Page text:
Panic attacks or anxiety disorder in children and adolescents is a common and treatable disorder.
These attacks are more common in today's world then most people realize. In our fast pace world, bad diets, lack of exercise and high levels of anxiety and stress are more commonplace than ever before.
The main symptoms of panic attacks can often be unexpected and recurring situations of intense fear and discomfort. The attacks can often take place when your mind realizes there's an imminent danger nearby or simply when no danger is detected or in an ordinary situation.
There are a variety of different symptoms associated with a panic attack with the most common being a racing heartbeat and intense feelings of fear. Usually these attacks can last anywhere from a few minutes to hours.
Sometimes anxiety attacks will result when your mind detects an immediate danger or they can also result without warning.
The main symptoms of a panic attack include:
- Racing heartbeat
- Shortness of breath
- Intense fear (Usually a fear of dying or a fear of losing your mind)
- Trembling or shaking
- Dizziness (Usually caused by rapid breathing)
- Feelings of not being in reality
Panic attacks can regularly affect children more than an adult because a child is less adept at handling the symptoms compared to an adult. An adult has an easier time grasping the fact that panic attacks are normally not life threatening then compared to a childs view of panic attacks and the symptoms that cause them to be desperately afraid.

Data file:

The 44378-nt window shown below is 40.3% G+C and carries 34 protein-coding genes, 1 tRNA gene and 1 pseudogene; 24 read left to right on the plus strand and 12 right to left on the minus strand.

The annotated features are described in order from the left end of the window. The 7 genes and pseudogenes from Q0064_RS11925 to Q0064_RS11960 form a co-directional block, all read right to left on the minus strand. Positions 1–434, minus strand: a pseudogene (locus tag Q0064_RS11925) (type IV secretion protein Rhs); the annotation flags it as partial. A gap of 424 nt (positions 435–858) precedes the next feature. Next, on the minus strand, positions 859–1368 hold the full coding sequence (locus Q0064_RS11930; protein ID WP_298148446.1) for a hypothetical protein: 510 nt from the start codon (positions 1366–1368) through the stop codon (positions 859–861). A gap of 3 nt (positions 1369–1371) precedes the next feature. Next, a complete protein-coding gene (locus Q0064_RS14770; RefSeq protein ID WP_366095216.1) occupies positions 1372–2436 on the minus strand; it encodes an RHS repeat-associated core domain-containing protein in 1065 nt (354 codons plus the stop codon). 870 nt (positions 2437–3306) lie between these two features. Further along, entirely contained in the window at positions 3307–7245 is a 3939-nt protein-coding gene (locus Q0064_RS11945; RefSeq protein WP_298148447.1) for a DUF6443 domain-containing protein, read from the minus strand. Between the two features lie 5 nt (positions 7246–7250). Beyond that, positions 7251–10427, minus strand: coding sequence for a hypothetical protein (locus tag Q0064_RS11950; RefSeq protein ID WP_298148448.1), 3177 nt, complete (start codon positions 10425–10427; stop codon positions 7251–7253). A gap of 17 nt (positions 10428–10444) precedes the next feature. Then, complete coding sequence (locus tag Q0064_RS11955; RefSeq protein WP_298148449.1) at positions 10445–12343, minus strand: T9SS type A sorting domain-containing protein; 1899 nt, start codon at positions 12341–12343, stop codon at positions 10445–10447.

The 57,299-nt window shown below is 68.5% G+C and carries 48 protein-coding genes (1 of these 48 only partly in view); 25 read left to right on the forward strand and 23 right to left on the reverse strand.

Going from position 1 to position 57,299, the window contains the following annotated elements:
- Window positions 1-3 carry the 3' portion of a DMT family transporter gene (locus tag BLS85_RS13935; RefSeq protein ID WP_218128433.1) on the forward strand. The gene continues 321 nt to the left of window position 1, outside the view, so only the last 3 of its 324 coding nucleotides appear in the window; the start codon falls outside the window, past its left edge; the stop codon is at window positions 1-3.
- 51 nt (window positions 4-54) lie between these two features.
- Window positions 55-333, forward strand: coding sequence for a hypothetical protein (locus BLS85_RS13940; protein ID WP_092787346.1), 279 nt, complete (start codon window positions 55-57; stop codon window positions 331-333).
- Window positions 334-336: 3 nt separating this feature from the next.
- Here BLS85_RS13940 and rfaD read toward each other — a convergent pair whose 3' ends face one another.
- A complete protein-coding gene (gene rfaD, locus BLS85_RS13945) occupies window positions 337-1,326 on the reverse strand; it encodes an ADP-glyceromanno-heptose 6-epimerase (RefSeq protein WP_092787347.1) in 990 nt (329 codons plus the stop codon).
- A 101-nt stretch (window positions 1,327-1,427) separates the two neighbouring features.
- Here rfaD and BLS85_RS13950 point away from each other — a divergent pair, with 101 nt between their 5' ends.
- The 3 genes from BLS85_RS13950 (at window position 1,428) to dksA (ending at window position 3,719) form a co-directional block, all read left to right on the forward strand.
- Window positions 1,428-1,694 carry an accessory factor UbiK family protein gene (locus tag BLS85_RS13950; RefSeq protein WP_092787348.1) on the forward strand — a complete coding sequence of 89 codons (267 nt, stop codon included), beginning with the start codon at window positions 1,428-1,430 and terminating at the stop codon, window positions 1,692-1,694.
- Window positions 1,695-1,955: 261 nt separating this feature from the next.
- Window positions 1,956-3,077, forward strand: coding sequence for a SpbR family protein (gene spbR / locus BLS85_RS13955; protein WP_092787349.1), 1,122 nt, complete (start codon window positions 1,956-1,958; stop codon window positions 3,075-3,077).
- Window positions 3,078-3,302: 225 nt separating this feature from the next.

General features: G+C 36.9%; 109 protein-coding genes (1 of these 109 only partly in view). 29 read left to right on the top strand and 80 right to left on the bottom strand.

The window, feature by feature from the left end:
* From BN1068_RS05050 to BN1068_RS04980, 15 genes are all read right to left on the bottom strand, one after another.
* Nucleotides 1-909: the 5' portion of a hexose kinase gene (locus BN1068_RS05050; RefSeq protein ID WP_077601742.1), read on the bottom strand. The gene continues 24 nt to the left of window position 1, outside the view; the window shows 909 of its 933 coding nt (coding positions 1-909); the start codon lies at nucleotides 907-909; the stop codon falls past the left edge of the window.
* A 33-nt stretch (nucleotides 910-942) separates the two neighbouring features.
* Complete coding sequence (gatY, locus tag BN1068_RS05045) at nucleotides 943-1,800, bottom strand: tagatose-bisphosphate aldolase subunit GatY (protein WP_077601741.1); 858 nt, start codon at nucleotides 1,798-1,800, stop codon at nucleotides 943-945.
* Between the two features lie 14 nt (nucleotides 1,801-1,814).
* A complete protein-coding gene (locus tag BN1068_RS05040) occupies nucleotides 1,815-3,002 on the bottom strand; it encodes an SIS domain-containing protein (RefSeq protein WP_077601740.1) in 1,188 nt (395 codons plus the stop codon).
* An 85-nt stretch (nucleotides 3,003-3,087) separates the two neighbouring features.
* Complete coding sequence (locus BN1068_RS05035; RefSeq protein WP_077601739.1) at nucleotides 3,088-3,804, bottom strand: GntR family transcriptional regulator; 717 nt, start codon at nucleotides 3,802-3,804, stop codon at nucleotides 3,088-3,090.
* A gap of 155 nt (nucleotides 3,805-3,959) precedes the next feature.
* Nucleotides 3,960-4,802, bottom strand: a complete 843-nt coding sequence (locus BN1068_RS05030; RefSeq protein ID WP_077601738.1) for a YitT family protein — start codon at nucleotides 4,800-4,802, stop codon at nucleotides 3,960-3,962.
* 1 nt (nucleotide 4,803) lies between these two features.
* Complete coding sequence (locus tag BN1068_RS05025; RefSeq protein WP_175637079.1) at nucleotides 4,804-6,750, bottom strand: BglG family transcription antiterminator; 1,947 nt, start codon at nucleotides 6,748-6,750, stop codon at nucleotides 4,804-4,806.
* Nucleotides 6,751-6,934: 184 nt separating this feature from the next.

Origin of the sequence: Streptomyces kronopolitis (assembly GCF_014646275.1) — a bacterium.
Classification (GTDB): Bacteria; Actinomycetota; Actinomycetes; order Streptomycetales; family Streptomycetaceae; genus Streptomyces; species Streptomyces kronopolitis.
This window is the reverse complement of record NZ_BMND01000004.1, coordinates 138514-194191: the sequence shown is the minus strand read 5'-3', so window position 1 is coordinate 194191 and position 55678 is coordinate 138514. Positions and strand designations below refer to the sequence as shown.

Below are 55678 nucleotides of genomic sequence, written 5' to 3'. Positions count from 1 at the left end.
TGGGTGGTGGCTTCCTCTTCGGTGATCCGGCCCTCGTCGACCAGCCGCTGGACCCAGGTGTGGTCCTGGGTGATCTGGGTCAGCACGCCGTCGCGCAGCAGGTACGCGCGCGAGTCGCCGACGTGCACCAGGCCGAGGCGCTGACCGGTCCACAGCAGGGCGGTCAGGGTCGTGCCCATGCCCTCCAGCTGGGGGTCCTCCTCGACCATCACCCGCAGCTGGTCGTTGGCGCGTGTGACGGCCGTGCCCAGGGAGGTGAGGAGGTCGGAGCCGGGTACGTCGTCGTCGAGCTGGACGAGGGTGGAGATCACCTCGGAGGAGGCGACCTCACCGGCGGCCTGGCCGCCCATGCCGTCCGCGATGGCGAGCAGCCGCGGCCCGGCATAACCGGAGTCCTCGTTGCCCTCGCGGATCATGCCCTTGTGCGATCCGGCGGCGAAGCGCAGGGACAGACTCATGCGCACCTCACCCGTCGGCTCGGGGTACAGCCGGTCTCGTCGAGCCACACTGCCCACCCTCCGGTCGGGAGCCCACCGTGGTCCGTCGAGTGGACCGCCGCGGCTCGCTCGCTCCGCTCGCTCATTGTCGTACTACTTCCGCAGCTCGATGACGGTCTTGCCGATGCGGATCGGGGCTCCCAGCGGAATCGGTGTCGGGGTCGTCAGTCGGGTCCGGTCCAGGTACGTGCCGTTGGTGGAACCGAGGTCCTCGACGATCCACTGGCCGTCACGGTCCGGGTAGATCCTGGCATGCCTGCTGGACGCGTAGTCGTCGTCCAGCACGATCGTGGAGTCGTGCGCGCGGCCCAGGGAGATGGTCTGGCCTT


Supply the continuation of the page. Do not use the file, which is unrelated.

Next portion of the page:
Panic/Anxiety attacks often runs in families and if not treated can cause serious complications in a childs life. Panic attacks can affect a childs relationships with family and other students at school and result in poor grades and overall poor development.
When a child expects recurring attacks, often times they will develop and live in a constant state of fear or anxious feeling because they expect another panic attack to occur. In severe situations they will be afraid to leave home or avoid certain places. This type of condition is known as agoraphobia and is not uncommon with children that experience panic attacks regularly.
Another thing to look for if a child is experiencing chronic panic attacks is turning to substance abuse. Early treatment is important to help avoid a child developing severe changes in their lifestyle such as substance abuse, agoraphobia, suicidal behavior and severe cases of depression.
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